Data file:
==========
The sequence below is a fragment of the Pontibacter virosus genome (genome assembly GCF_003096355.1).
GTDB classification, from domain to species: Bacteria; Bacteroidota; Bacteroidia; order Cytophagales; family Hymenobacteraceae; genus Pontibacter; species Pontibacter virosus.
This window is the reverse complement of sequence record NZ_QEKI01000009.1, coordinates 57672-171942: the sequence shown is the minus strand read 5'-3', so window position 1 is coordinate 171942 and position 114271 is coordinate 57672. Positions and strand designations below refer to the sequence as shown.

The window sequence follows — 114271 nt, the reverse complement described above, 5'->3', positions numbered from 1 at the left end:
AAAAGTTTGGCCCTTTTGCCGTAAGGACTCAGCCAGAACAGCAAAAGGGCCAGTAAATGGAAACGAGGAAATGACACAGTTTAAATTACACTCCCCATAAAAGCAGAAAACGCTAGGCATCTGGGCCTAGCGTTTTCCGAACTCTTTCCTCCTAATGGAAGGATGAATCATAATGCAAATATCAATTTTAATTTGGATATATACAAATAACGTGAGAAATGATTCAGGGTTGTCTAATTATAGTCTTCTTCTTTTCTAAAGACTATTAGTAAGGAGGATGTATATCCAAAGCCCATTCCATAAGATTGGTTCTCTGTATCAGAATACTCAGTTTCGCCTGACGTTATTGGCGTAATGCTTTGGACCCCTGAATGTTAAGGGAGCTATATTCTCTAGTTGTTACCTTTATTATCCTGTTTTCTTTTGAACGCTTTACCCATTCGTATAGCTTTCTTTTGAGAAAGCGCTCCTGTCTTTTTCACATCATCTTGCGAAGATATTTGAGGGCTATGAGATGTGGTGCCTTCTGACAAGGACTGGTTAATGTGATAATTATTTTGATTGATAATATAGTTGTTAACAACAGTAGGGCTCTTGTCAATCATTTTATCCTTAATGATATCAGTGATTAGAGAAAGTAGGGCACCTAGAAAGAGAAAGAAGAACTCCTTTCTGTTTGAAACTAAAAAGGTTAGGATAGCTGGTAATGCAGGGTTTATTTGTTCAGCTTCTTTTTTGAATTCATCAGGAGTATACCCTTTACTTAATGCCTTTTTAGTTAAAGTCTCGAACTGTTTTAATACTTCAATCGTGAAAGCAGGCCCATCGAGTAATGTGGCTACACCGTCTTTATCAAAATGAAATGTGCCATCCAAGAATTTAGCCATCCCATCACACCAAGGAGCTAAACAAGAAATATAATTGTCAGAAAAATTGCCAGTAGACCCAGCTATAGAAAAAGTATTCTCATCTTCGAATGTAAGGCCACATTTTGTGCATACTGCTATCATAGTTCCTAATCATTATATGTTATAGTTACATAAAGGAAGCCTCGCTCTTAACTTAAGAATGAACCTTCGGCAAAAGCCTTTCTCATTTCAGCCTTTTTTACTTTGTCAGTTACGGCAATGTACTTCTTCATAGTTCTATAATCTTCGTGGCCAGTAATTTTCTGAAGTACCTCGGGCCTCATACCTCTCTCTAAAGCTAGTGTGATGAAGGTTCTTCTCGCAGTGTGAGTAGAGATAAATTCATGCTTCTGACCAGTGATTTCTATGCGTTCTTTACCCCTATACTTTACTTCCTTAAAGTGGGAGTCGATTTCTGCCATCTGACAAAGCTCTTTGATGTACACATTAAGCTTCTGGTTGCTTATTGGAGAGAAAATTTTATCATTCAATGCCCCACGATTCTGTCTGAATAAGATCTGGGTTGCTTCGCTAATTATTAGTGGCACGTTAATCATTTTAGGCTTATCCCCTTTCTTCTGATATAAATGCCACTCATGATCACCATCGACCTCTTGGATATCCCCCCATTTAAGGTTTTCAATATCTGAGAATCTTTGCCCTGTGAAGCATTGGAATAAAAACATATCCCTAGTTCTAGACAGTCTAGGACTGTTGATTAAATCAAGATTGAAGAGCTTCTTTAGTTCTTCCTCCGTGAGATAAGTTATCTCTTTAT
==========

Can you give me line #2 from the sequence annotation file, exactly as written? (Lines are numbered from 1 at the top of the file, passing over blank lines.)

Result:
GTDB classification, from domain to species: Bacteria; Bacteroidota; Bacteroidia; order Cytophagales; family Hymenobacteraceae; genus Pontibacter; species Pontibacter virosus.